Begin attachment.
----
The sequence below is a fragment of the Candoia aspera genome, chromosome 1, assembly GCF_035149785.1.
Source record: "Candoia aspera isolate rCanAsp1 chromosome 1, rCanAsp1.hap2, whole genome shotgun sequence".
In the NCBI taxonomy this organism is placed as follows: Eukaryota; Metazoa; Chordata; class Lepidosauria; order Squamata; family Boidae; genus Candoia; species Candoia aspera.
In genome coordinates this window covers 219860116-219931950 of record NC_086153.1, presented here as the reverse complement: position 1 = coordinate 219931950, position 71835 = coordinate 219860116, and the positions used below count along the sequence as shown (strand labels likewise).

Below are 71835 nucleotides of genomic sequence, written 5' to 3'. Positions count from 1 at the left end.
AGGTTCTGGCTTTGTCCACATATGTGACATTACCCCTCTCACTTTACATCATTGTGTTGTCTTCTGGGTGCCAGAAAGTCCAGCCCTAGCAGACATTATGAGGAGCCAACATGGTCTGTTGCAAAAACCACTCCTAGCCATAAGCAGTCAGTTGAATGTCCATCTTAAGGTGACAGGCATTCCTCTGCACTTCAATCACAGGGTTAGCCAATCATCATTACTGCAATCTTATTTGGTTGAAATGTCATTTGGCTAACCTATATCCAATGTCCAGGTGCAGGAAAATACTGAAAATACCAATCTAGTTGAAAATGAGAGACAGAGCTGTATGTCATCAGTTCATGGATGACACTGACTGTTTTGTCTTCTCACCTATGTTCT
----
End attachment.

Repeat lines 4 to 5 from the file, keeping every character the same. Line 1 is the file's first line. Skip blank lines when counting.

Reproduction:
In genome coordinates this window covers 219860116-219931950 of record NC_086153.1, presented here as the reverse complement: position 1 = coordinate 219931950, position 71835 = coordinate 219860116, and the positions used below count along the sequence as shown (strand labels likewise).

Below are 71835 nucleotides of genomic sequence, written 5' to 3'. Positions count from 1 at the left end.